Battles take place in real-time, and it usually involves taking control of an enemy city. Once you’ve taken over territory, you can use it to train and produce your soldiers. And since this game is primarily about the Roman Empire spanning between 270BC and 14AD, you’ll be able to control some really interesting military units of that time. 

Command & Conquer: Generals

Gameplay-wise, this is like the previous Command & Conquer titles. You move around on a map gathering resources to build up your armed forces and research new technologies. However, there are new units and factions available in this game.

Combine that with the new SAGE engine and you’ve got an excellent RTS game that anyone can easily pick up and play. In its fictional world, the US, China, and a terrorist 3rd party are engaged in global conflict. You can make infantry, defensive buildings, tanks, artillery, and even aircraft (no ships though).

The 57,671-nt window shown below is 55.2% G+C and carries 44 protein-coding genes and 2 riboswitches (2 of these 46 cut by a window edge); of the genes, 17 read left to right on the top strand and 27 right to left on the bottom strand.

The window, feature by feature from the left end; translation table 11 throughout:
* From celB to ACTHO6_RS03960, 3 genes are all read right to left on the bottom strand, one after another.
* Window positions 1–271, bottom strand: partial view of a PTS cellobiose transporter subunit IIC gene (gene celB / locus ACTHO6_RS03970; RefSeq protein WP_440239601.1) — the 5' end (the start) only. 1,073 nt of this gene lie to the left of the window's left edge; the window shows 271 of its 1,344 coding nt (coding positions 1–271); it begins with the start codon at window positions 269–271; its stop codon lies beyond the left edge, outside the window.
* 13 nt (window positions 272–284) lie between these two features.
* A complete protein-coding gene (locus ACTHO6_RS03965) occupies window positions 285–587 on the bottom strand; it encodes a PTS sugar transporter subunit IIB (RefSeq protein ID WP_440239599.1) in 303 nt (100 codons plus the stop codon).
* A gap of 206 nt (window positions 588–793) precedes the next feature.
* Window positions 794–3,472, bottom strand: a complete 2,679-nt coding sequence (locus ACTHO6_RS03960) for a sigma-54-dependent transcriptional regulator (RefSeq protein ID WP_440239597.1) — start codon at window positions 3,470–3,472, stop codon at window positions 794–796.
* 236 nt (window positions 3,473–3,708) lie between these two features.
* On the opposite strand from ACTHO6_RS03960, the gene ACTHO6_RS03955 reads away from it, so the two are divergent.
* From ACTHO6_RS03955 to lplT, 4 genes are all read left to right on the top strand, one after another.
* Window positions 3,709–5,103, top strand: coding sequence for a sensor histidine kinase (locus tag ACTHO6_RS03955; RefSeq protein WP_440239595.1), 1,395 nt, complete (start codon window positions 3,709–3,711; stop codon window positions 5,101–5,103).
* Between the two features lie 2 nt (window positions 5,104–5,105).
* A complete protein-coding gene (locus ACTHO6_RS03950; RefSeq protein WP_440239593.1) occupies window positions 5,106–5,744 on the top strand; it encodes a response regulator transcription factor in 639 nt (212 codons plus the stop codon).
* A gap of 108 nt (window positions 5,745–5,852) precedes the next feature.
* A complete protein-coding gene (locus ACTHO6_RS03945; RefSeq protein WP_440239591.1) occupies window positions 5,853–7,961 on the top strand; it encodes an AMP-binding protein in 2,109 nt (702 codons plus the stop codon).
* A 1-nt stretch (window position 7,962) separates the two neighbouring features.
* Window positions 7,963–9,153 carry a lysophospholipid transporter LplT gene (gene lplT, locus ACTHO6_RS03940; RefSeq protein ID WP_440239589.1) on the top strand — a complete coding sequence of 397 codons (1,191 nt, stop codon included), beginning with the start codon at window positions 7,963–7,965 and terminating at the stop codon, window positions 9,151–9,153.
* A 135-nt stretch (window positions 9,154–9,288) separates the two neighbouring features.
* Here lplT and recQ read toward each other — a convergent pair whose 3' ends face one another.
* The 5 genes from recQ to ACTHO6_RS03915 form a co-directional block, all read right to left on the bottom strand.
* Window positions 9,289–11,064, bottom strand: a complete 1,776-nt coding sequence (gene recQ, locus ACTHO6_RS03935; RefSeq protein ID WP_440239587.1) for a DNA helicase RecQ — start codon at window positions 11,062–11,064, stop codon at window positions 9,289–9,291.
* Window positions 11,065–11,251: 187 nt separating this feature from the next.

Sins Of A Solar Empire

Well, if you want your real-time strategy to be gigantic in scale and feature more diplomatic options- this is it. Victory is achieved through many routes, combat being just one. Sins of a Solar Empire isn’t just your average RTS, instead, it’s a mix of 4X and RTS.

4X is short for Explore, Expand, Exploit, and Exterminate. The world of this game is vast, much larger in scale than the comparatively tiny maps of other RTS games. You travel the galaxy conquering territory through militaristic, economical, and diplomatic means. 

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Supreme Commander

The ultimate in a large-scale futuristic space battle. Supreme Commander is a streamlined yet deep RTS game with interesting features that would inspire several upcoming games. It was one of the first games to use airlift transports for troops.